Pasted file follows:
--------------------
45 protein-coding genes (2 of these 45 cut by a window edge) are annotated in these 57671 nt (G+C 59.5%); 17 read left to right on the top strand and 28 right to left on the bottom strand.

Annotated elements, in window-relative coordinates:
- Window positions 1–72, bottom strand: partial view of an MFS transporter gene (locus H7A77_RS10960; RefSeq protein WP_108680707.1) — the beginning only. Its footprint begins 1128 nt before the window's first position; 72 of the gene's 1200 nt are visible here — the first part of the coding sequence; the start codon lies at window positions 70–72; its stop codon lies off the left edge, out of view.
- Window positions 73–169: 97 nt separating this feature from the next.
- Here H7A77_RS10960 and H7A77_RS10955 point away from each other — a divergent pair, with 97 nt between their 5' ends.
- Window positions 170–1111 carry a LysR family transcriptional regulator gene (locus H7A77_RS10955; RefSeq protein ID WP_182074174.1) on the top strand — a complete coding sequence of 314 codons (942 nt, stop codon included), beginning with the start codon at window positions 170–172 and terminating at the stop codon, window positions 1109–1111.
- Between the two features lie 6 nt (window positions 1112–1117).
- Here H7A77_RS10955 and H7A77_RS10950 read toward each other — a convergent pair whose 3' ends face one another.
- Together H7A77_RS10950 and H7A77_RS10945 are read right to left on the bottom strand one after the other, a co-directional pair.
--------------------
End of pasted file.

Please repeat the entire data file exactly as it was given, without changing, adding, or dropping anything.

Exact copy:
45 protein-coding genes (2 of these 45 cut by a window edge) are annotated in these 57671 nt (G+C 59.5%); 17 read left to right on the top strand and 28 right to left on the bottom strand.

Annotated elements, in window-relative coordinates:
- Window positions 1–72, bottom strand: partial view of an MFS transporter gene (locus H7A77_RS10960; RefSeq protein WP_108680707.1) — the beginning only. Its footprint begins 1128 nt before the window's first position; 72 of the gene's 1200 nt are visible here — the first part of the coding sequence; the start codon lies at window positions 70–72; its stop codon lies off the left edge, out of view.
- Window positions 73–169: 97 nt separating this feature from the next.
- Here H7A77_RS10960 and H7A77_RS10955 point away from each other — a divergent pair, with 97 nt between their 5' ends.
- Window positions 170–1111 carry a LysR family transcriptional regulator gene (locus H7A77_RS10955; RefSeq protein ID WP_182074174.1) on the top strand — a complete coding sequence of 314 codons (942 nt, stop codon included), beginning with the start codon at window positions 170–172 and terminating at the stop codon, window positions 1109–1111.
- Between the two features lie 6 nt (window positions 1112–1117).
- Here H7A77_RS10955 and H7A77_RS10950 read toward each other — a convergent pair whose 3' ends face one another.
- Together H7A77_RS10950 and H7A77_RS10945 are read right to left on the bottom strand one after the other, a co-directional pair.